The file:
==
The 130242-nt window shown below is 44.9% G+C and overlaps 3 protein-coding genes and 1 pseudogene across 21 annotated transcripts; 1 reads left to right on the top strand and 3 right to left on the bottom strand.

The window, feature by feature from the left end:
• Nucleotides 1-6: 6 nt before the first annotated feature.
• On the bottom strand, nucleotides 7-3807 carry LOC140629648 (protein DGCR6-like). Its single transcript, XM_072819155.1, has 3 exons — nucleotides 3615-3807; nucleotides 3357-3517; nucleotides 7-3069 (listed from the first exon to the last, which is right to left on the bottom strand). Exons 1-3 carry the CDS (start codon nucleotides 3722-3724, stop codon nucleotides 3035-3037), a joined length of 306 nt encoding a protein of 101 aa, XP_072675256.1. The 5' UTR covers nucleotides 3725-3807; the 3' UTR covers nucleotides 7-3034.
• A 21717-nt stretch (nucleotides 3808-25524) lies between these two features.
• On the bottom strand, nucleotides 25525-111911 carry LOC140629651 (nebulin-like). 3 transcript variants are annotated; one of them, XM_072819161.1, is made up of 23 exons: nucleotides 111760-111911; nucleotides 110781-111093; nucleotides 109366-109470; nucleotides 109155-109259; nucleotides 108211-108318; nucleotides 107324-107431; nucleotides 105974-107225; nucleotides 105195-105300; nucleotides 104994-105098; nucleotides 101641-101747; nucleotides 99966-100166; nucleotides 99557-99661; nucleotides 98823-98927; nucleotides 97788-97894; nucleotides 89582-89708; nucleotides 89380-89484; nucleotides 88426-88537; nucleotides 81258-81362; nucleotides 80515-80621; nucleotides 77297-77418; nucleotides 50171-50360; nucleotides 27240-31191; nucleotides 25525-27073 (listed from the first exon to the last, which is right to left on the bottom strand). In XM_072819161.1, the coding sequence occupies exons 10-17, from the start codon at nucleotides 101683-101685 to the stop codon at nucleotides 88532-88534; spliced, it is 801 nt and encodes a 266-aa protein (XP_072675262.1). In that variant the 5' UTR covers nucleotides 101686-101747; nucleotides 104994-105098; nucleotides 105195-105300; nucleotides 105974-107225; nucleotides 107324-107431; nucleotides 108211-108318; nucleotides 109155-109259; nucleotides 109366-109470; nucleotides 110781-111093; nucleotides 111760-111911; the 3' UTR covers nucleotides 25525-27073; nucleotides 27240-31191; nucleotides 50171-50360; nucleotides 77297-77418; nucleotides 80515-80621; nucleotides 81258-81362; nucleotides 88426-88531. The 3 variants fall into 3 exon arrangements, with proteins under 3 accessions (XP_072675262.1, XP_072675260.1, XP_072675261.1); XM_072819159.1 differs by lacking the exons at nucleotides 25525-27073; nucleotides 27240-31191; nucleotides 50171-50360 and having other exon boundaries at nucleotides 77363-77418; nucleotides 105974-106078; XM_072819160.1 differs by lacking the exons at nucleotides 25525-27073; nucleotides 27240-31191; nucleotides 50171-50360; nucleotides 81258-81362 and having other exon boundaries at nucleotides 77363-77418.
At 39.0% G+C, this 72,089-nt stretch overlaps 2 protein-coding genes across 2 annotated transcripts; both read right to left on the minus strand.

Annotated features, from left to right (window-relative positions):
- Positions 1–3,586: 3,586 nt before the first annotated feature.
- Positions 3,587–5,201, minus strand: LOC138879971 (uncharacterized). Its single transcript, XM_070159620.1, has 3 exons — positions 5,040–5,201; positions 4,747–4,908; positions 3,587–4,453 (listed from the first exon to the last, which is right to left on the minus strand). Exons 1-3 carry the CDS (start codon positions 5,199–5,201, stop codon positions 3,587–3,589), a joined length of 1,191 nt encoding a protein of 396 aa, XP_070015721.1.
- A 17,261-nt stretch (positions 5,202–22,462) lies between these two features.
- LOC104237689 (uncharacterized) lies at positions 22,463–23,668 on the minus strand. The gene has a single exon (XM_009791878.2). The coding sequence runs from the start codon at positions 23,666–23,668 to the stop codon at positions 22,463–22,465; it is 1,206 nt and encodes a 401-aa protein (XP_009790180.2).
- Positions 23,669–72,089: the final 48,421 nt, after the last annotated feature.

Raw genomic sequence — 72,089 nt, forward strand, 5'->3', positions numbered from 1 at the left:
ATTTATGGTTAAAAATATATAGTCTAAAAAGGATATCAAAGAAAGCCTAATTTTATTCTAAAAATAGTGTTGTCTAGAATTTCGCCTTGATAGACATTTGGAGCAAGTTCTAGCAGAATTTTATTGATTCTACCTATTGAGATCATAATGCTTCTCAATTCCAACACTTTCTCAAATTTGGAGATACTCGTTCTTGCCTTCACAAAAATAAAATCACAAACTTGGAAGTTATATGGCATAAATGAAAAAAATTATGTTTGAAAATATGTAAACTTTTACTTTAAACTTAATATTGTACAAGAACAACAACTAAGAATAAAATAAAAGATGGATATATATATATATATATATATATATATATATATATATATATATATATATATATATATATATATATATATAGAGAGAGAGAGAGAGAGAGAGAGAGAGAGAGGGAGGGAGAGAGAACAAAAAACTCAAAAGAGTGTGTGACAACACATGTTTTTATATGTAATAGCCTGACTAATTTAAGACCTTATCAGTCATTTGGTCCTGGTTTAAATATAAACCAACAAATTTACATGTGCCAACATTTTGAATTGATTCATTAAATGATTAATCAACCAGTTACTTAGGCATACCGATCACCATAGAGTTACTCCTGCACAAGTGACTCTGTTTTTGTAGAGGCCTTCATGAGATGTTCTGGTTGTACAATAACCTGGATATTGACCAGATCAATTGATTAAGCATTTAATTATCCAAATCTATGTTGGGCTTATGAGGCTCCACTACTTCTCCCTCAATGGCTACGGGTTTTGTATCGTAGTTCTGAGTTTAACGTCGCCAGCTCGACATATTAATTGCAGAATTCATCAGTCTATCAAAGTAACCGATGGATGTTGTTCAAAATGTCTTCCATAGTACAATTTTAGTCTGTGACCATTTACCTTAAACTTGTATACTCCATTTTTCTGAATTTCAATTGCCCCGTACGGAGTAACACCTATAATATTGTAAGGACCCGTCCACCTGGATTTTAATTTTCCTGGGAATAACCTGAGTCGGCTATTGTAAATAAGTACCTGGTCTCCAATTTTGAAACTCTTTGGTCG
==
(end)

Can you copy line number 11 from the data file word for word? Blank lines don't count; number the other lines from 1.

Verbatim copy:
- A 17,261-nt stretch (positions 5,202–22,462) lies between these two features.